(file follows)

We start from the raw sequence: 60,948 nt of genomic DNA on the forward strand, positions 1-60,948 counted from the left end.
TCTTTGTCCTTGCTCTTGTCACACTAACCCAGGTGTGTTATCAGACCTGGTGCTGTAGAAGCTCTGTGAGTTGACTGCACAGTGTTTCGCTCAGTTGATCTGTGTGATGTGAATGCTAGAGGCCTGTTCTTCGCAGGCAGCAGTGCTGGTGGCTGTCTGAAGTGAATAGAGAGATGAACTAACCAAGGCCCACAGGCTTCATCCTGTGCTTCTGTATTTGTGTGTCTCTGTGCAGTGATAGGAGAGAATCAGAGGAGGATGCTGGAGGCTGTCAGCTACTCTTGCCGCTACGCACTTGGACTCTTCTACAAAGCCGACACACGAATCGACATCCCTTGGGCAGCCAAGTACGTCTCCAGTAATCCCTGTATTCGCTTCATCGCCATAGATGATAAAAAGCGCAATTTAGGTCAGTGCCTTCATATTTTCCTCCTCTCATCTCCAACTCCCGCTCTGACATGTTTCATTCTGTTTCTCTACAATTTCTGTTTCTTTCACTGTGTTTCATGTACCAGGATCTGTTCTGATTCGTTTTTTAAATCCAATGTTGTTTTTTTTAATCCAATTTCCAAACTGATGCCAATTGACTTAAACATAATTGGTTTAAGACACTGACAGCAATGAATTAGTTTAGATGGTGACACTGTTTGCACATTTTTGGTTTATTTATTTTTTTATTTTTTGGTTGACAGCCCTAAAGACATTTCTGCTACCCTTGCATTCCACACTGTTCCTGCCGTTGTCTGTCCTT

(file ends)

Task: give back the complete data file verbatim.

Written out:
We start from the raw sequence: 60,948 nt of genomic DNA on the forward strand, positions 1-60,948 counted from the left end.
TCTTTGTCCTTGCTCTTGTCACACTAACCCAGGTGTGTTATCAGACCTGGTGCTGTAGAAGCTCTGTGAGTTGACTGCACAGTGTTTCGCTCAGTTGATCTGTGTGATGTGAATGCTAGAGGCCTGTTCTTCGCAGGCAGCAGTGCTGGTGGCTGTCTGAAGTGAATAGAGAGATGAACTAACCAAGGCCCACAGGCTTCATCCTGTGCTTCTGTATTTGTGTGTCTCTGTGCAGTGATAGGAGAGAATCAGAGGAGGATGCTGGAGGCTGTCAGCTACTCTTGCCGCTACGCACTTGGACTCTTCTACAAAGCCGACACACGAATCGACATCCCTTGGGCAGCCAAGTACGTCTCCAGTAATCCCTGTATTCGCTTCATCGCCATAGATGATAAAAAGCGCAATTTAGGTCAGTGCCTTCATATTTTCCTCCTCTCATCTCCAACTCCCGCTCTGACATGTTTCATTCTGTTTCTCTACAATTTCTGTTTCTTTCACTGTGTTTCATGTACCAGGATCTGTTCTGATTCGTTTTTTAAATCCAATGTTGTTTTTTTTAATCCAATTTCCAAACTGATGCCAATTGACTTAAACATAATTGGTTTAAGACACTGACAGCAATGAATTAGTTTAGATGGTGACACTGTTTGCACATTTTTGGTTTATTTATTTTTTTATTTTTTGGTTGACAGCCCTAAAGACATTTCTGCTACCCTTGCATTCCACACTGTTCCTGCCGTTGTCTGTCCTT